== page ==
One night last week my wife was working late, so I grabbed a bite by myself at one of Plant City’s landmark restaurants, Fred’s. As I was getting back into the car to go home, I noticed a man helping a woman into a van. She did not appear to be old enough to be his mother, and the way they interacted almost certainly indicated that she was his wife.

And she was in poor health. She used a scooter to get around, and she was also on oxygen. In order for her to get into their van, she needed her husband’s help. I watched as he positioned the scooter in order for her to stand up and then navigated her into the passenger seat. This took a long time, and obviously took a lot out of her. Then, he moved the scooter to the back of the van, and (after some effort) mounted the scooter on the brackets that held it in place.

I was so moved by his obvious care for his wife that I almost got out of the car to ask if he wanted help. But he clearly was capable, and what seemed to me like a time-consuming and challenging task was no doubt quite routine for him. Nevertheless, I couldn’t help watching, and I regret not at least rolling down my window to let him know how touched I was by his patient care for his wife. Maybe I will see them again and have the chance to say as much (looks like I have to eat at Fred’s again!).

Why did this simple scene have such an impact on me? Maybe it  had to do with the fact that this was the night before my wife’s next cancer treatment, at which we were scheduled to receive her latest scan results (which happily showed no progression in the disease). Kristi is blessed with great health overall even with Stage 4 cancer, but that night I was confronted with the fact that many couples live a much more difficult story. To think that every time the anonymous husband and wife went anywhere to do anything that they had to go through this tedious process was indeed a bittersweet idea to contemplate. How sad that this is their cross to bear; how sweet that they are willing to bear it.

This chance encounter was even more poignant in light of the seemingly endless barrage of stories in the news right now about sexual harassment and abuse. Day after day we learn of another man who exploited and abused women (or children, or both) for perverse sexual gratification. These stories are so widespread – involving men from all social, political, and religious (or non-religious) backgrounds – that it almost seems like virtuous manhood is extinct.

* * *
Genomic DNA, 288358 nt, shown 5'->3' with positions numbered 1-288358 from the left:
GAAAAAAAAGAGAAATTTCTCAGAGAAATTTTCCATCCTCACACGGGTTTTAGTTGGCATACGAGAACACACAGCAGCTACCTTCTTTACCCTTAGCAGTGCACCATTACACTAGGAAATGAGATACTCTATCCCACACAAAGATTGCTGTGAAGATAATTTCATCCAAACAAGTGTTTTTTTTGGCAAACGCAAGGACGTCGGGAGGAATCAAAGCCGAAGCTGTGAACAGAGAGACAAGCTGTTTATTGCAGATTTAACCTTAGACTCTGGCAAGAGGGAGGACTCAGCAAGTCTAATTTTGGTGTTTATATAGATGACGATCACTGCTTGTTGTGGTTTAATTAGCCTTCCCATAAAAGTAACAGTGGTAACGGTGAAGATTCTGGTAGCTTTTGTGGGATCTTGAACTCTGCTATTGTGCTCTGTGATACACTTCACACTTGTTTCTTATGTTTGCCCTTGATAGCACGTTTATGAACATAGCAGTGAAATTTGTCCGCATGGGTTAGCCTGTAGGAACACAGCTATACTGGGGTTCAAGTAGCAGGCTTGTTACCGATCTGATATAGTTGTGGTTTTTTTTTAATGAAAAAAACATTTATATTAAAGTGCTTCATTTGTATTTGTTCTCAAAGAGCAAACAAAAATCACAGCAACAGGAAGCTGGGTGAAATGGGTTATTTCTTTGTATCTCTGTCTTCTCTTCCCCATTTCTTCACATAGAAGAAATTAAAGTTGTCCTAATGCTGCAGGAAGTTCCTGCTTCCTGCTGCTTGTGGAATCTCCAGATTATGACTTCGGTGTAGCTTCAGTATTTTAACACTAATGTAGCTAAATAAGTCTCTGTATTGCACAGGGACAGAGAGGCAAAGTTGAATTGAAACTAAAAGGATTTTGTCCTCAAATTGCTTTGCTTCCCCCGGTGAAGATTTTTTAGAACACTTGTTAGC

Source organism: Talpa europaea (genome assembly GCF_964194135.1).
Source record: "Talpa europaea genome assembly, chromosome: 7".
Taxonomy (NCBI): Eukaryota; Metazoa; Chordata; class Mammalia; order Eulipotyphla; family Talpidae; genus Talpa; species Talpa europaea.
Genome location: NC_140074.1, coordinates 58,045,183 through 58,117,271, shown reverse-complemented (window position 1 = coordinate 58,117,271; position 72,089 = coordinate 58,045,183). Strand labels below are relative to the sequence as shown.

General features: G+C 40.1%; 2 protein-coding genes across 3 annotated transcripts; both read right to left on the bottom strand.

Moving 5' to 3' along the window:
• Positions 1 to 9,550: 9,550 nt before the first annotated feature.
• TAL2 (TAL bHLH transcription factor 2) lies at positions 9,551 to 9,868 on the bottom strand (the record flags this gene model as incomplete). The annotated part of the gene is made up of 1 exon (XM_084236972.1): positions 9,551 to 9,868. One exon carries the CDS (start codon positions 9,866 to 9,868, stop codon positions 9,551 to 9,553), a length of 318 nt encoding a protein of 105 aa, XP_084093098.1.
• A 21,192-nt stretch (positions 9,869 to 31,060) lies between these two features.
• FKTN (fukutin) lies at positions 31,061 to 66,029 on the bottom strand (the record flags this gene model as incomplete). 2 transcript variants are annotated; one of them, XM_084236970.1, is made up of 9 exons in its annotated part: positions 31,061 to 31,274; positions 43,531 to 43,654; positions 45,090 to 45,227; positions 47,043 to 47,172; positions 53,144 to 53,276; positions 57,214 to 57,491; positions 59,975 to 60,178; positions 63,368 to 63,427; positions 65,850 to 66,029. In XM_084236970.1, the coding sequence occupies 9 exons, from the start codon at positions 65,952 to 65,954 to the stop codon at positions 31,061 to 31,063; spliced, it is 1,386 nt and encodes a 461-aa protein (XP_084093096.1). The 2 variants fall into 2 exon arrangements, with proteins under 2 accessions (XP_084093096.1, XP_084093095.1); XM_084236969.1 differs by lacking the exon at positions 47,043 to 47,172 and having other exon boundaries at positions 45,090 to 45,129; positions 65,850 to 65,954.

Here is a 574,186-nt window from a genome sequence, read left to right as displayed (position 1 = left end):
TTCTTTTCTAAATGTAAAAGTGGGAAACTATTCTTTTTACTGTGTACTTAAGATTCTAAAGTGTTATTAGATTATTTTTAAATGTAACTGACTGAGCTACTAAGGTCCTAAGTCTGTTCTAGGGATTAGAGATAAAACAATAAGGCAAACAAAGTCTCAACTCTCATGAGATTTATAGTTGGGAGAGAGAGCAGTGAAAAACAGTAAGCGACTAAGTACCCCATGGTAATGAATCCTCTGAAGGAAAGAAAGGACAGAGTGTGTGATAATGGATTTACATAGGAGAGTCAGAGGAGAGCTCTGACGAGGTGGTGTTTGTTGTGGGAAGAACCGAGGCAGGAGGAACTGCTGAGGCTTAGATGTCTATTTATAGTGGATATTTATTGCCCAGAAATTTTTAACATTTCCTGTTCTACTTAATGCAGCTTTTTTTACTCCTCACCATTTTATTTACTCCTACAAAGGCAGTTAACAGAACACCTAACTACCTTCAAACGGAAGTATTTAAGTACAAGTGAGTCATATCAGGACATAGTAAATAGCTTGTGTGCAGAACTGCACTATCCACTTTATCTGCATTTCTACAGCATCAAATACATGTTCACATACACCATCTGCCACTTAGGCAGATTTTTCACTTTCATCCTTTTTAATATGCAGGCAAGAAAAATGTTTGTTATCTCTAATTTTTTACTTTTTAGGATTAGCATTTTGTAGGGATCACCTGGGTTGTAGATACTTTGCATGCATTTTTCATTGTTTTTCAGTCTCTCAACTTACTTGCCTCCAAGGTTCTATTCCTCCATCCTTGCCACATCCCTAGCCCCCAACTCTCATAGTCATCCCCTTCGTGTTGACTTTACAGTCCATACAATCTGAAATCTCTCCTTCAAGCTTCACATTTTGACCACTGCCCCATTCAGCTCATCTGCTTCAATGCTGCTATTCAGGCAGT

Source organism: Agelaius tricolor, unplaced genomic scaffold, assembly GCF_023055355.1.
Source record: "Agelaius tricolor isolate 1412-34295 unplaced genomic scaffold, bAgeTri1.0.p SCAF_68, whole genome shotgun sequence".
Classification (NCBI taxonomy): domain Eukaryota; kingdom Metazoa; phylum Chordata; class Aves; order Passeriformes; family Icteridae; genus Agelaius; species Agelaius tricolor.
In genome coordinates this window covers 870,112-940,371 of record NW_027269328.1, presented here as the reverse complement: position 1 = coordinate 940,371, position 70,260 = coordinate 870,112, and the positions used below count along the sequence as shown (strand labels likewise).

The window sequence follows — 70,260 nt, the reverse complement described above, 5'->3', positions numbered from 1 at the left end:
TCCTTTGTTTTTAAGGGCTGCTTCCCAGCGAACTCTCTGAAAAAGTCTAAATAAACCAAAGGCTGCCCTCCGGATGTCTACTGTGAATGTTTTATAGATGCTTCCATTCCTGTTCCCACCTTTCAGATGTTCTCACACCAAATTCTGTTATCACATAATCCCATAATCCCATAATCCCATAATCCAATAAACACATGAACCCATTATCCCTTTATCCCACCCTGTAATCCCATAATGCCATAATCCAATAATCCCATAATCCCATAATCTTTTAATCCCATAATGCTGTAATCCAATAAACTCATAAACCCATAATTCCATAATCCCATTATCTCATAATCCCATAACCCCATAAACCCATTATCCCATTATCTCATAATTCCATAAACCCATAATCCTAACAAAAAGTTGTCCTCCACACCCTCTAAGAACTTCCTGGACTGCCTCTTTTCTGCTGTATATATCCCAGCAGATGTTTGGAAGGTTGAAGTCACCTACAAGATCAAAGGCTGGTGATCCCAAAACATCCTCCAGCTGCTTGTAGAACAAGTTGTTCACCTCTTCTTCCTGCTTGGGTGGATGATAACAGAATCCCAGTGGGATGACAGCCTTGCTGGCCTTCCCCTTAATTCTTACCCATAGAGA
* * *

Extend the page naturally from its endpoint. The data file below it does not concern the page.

But then I saw this man serving his wife. Of course, it is possible that this wasn’t a faithfully devoted couple at all. For all I know, they could turn out to be criminal masterminds! But at this one snapshot in time, what I believe I saw was a man who loved his wife “in sickness and his health.”

Love between a husband and wife as Scripture speaks of it is not ultimately a feeling to be experienced, but a promise to be kept. It is not just an emotion; it is a decision. In the traditional vows used for generations, it is a pledge to “have and to hold, from this day forward, for better, for worse, for richer, for poorer, in sickness and in health.” We don’t take vows to do things that are easy. I’ve never vowed to eat dessert! We make vows precisely because something isn’t going to be easy.

But this isn’t how lots of people look at marriage. They walk away when adversity strikes, or when the passion wanes, or just because they see someone else who is appealing. Rather than modeling the gracious and giving love of God, they subvert it and take God’s place, creating an idol out of self.

But if we could see ourselves as God sees us, we would know that he loved us in sickness – period. Grievous, terminal spiritual sickness.

But God, being rich in mercy, because of the great love with which he loved us, even when we were dead in our trespasses, made us alive together with Christ—by grace you have been saved. (Ephesians 2:4-5)

The love we share in any of our relationships is really just the overflow of God’s undeserved love that was poured into us through Christ, cascading through us and on to others. Such love makes marriage especially sweet in times of health and prosperity, but it makes marriage comforting and resilient in times of sickness and adversity. This is the joy that comes to husbands and wives “as those who share God’s life-giving kindness,” as God’s Word translation renders 1 Peter 3:7.

So, thank you, anonymous husband, for reminding me what commitment looks like. Thank you for modeling what a real man looks like. And thank you for giving me a glimmer of the love of God in this increasingly dark age.